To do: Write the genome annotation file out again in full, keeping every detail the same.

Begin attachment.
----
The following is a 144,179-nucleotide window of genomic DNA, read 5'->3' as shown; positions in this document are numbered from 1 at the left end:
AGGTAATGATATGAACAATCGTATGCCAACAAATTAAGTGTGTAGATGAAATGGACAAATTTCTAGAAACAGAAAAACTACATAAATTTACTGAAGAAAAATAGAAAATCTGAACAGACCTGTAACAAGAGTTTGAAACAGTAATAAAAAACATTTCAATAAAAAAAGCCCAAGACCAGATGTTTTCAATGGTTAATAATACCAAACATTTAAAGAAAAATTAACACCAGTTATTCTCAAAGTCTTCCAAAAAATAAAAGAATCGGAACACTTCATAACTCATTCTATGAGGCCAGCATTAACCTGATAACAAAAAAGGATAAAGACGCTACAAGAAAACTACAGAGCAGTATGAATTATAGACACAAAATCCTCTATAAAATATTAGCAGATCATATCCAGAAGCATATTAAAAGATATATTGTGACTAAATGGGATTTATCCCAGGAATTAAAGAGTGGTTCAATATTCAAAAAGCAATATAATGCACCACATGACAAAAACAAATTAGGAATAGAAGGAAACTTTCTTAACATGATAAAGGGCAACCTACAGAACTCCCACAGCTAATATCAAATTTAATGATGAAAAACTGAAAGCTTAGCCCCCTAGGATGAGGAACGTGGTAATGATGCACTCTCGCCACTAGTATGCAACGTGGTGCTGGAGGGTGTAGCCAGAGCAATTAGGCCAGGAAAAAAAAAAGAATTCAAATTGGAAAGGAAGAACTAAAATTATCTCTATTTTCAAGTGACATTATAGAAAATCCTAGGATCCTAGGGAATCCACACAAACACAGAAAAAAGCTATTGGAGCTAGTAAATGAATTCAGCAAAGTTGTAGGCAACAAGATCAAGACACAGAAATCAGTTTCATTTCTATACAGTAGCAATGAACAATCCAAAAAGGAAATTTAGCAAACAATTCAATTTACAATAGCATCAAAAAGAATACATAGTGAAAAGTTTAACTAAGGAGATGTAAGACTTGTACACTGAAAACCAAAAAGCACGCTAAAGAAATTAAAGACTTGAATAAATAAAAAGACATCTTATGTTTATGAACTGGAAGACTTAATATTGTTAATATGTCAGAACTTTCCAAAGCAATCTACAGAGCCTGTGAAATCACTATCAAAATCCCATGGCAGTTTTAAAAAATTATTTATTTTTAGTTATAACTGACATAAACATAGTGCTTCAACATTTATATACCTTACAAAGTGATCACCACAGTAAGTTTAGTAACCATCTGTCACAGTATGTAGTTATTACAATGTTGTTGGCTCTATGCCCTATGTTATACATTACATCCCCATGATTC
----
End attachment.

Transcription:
The following is a 144,179-nucleotide window of genomic DNA, read 5'->3' as shown; positions in this document are numbered from 1 at the left end:
AGGTAATGATATGAACAATCGTATGCCAACAAATTAAGTGTGTAGATGAAATGGACAAATTTCTAGAAACAGAAAAACTACATAAATTTACTGAAGAAAAATAGAAAATCTGAACAGACCTGTAACAAGAGTTTGAAACAGTAATAAAAAACATTTCAATAAAAAAAGCCCAAGACCAGATGTTTTCAATGGTTAATAATACCAAACATTTAAAGAAAAATTAACACCAGTTATTCTCAAAGTCTTCCAAAAAATAAAAGAATCGGAACACTTCATAACTCATTCTATGAGGCCAGCATTAACCTGATAACAAAAAAGGATAAAGACGCTACAAGAAAACTACAGAGCAGTATGAATTATAGACACAAAATCCTCTATAAAATATTAGCAGATCATATCCAGAAGCATATTAAAAGATATATTGTGACTAAATGGGATTTATCCCAGGAATTAAAGAGTGGTTCAATATTCAAAAAGCAATATAATGCACCACATGACAAAAACAAATTAGGAATAGAAGGAAACTTTCTTAACATGATAAAGGGCAACCTACAGAACTCCCACAGCTAATATCAAATTTAATGATGAAAAACTGAAAGCTTAGCCCCCTAGGATGAGGAACGTGGTAATGATGCACTCTCGCCACTAGTATGCAACGTGGTGCTGGAGGGTGTAGCCAGAGCAATTAGGCCAGGAAAAAAAAAAGAATTCAAATTGGAAAGGAAGAACTAAAATTATCTCTATTTTCAAGTGACATTATAGAAAATCCTAGGATCCTAGGGAATCCACACAAACACAGAAAAAAGCTATTGGAGCTAGTAAATGAATTCAGCAAAGTTGTAGGCAACAAGATCAAGACACAGAAATCAGTTTCATTTCTATACAGTAGCAATGAACAATCCAAAAAGGAAATTTAGCAAACAATTCAATTTACAATAGCATCAAAAAGAATACATAGTGAAAAGTTTAACTAAGGAGATGTAAGACTTGTACACTGAAAACCAAAAAGCACGCTAAAGAAATTAAAGACTTGAATAAATAAAAAGACATCTTATGTTTATGAACTGGAAGACTTAATATTGTTAATATGTCAGAACTTTCCAAAGCAATCTACAGAGCCTGTGAAATCACTATCAAAATCCCATGGCAGTTTTAAAAAATTATTTATTTTTAGTTATAACTGACATAAACATAGTGCTTCAACATTTATATACCTTACAAAGTGATCACCACAGTAAGTTTAGTAACCATCTGTCACAGTATGTAGTTATTACAATGTTGTTGGCTCTATGCCCTATGTTATACATTACATCCCCATGATTC